BOTH ARTISTS ARE FROM THE WEST COAST. For Corrine Fitzpatrick, whose poems are often about global issues or life in Brooklyn, the regional distinction is largely irrelevant (shy of a City Lights-trickle-down effect which, arguably, has touched many artists of my generation-whether they like it or not). For Guadalupe Rosales, though, the influence can clearly be seen in her pieces involving performances and rituals that consider place, and identity. Rosales’ involvement with The Society for the Advancement of Inflammatory Consciousness (a collaborative project whose numbers fluctuated but were normally around ten with two moderators; artist Anna Hall and David Riley of Mirror Mirror), their seven month residency in 2009 at Momenta Art in Brooklyn, and her peripheral involvement with LTTR and satellite artists had previously anchored her more to processes then products. Collaborations involving living in the gallery space, refusing to claim ownership over any individual piece in an installation made by several people, sculptures of participants’ ideal genitals, and costumes made out of hair, and worn ritualistically by the performers feel rooted in the seventies and eighties-- their origins evidenced in Chicano artists like Grunk and Elsa Flores whose performances and paintings, respectively, challenged Latino art traditions in Los Angeles where murals of Aztecan utopia and peaceful multiculturalism proliferated until the seventies.
But, at some point an abrupt return (Rosales' oeuvre began with large-scale painting) to two-dimensionality began with found photographs. Worn-out images of women making pots, workers laboring in a field, people canoeing, and the landscape around a pyramid in Mexico are drawn over with colorful, geometric patterns. Her abstraction, here, is given a place—It becomes routed (or screwed to an identity) that the photographs provide. Instead of being separate from, or on top of, the drawing has the effect of making the photographs look woven into. These works, along with the aforementioned performances, shed new light on the idea of radical craft. Regionalism and conceptual art, not mutually exclusive to begin with, meet head to head, here, with equal force.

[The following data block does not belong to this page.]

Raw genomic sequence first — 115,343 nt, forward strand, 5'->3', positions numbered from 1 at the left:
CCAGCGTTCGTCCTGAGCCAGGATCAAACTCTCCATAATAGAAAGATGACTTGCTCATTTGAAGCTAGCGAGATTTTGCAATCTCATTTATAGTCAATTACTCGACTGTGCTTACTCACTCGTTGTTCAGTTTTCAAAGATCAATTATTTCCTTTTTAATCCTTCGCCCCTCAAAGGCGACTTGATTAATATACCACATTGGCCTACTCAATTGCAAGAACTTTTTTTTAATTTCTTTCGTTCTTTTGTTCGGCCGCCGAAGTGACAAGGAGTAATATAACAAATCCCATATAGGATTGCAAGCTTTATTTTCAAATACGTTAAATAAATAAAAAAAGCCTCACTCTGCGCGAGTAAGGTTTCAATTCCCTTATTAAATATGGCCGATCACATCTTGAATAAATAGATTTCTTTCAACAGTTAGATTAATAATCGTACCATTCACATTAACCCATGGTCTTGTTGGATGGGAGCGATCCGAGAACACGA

Without the photographs, however, many of the works develop a phantom presence as though the drawings are in conversation with something that we cannot see (a piece of text, a photograph, a letter, or a sign)—though, it is Rosales’ intention is to create works that require no homework on the part of the viewer. Disinterest in the academicization of work is not an unprecedented trend among many abstract painters today who are reclaiming a modernist belief in the sublime (i.e. Raoul De Keyser, Tauba Auerbach, Matt Connors, Bernd Ribbeck) and resist what many other’s still use as a critical device- the reappropriation of abstraction as critique (Peter Halley or more recently Jenny Holzer and many others) or even as index (like Travess Smalley and Sam Falls).
Anti-academic backlash is also a familiar trend in certain feminisms, whose artists have, at times, viewed institutional theorizing about their work as a collapsing, homogenizing force. In the eighties, and after, feminist art that occurred in response to this was heavily influenced by conceptual art of the 70’s and the lingering discourse around it—despite its antithesis to many a feminist treatise. Contradictions, like Judd’s in Specific Objects when he argues that “movements no longer work,” and that “linear history has unraveled” seem as odd and untrue now as they did in 1965 when the essay was written, and are important to remember as today’s abstraction edges dangerously close to design for design’s sake without considering the implications of this emptying process. A linear narrative of feminism or abstraction in art may be harder to write, but continuing to track, converse with and diversify the histories of these congruent movements remains important to Lupe’s work (and the path she took to get there) and, is inevitably tied to it.